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2019 Community Development Research Conference Framing Document

Summary


This framing document for the Federal Reserve System Community Development Research Conference, “Renewing the Promise of the Middle Class,” considers facets of middle-class economic security using evidence and insights from academic and policy research.

 

We make three observations about the evidence. First, rising income inequality has coincided with declining economic mobility. Only half of children today earn more than their parents did, making it harder for children from low- and middle-income families to make it into the middle class as adults.

 

Second, in the labor market and beyond, college graduates have fared better, on average, than those without a college degree. Today, jobs and other markers of economic security are more widespread among college graduates, which underscores how going to college provides a pathway to the middle class. However, high college tuition and student loan debt point to important challenges in attending and paying for college.

 

Third, families, schools, communities, and public policies play an important role in promoting an individual’s economic mobility. In other words, a person’s economic trajectory depends in part on factors beyond his or her own talents and hard work. Rates of college attendance are higher for students with richer parents. Also, different but nearby neighborhoods can feature large differences in rates of upward mobility, likely reflecting the role of labor markets, schools, communities, and public policies.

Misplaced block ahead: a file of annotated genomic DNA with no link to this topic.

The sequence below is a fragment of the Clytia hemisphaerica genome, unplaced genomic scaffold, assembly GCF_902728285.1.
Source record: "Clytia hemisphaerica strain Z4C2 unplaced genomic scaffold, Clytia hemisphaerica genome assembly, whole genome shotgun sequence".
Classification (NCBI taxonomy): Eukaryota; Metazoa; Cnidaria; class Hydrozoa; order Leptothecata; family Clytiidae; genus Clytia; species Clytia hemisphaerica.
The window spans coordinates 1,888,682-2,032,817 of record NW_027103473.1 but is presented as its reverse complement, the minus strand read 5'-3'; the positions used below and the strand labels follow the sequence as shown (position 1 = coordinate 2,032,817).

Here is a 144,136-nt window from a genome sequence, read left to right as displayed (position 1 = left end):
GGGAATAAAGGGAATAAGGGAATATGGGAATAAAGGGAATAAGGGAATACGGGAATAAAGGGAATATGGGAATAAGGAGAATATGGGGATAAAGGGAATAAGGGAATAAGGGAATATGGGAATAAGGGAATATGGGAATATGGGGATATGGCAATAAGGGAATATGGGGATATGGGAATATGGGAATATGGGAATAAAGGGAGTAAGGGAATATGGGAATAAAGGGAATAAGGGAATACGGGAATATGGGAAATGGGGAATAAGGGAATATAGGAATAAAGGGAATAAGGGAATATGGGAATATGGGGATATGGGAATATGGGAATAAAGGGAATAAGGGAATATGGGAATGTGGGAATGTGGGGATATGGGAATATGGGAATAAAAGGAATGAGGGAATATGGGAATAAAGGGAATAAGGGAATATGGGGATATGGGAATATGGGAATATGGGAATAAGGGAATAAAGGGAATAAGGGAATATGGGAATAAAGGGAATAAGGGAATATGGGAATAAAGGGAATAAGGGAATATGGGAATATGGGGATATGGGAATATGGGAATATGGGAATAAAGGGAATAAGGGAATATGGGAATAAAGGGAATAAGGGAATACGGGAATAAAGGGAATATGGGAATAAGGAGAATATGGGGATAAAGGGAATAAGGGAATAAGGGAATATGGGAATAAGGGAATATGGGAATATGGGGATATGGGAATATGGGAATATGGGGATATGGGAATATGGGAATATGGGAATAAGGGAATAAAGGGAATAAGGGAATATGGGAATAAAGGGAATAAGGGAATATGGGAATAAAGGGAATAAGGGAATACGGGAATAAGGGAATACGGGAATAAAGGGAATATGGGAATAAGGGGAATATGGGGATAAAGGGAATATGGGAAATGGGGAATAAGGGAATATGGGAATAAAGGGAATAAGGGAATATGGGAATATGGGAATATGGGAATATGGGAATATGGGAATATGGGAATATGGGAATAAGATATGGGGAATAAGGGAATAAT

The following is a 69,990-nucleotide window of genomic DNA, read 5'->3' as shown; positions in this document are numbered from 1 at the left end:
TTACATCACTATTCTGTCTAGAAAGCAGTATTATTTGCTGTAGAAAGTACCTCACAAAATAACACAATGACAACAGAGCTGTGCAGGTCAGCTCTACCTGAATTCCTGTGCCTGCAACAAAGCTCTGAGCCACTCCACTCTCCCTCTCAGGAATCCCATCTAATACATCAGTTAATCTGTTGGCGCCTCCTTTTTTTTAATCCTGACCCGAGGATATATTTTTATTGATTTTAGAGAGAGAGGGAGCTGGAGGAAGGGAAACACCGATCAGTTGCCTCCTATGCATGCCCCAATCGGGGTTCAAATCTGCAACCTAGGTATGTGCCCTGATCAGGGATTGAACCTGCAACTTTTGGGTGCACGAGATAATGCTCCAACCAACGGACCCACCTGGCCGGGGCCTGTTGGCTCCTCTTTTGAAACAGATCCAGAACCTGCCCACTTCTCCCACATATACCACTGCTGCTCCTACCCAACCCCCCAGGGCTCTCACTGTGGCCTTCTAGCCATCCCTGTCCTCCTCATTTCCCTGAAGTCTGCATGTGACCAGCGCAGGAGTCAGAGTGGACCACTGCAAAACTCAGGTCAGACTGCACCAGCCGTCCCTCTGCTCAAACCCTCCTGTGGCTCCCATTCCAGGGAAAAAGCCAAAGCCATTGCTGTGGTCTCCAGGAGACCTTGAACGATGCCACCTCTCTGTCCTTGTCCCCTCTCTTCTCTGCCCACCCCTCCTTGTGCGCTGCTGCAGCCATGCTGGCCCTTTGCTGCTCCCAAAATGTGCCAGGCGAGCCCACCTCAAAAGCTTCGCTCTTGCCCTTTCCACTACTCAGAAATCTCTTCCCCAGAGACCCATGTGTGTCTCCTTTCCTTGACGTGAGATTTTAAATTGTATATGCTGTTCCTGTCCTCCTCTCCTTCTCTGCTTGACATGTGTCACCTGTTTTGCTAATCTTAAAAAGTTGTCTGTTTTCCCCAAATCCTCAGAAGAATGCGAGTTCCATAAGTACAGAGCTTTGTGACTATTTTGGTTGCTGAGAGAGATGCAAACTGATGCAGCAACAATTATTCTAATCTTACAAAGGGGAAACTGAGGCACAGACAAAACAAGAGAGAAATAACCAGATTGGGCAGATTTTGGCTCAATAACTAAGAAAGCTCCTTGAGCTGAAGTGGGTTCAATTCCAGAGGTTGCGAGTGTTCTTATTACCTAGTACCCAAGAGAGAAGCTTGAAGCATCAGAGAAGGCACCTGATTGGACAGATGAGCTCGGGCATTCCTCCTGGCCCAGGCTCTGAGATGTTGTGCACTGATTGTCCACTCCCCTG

Introduction


To many Americans, living the “American Dream” is associated with economic security and being a part of the middle class. The American Dream also represents a path to upward mobility for those born into circumstances without means. Conceptions of the middle class, economic security, and upward mobility are often self-defined but can feature a secure job, owning a home, being able to save and invest in the future, going to college, and providing economic opportunities for one’s children.

 

In today’s ever-changing economy, however, many Americans confront challenges and uncertainties as they endeavor to find economic security for themselves and their families. Indeed, over 80 percent of American middle-class adults (as they identified themselves) report that it is harder today than 10 years ago to maintain their standard of living (Pew Research Center 2012). Between 2008 and 2012, a growing share of middle-class Americans doubted that their children’s standard of living will exceed their own (Pew Research Center 2012).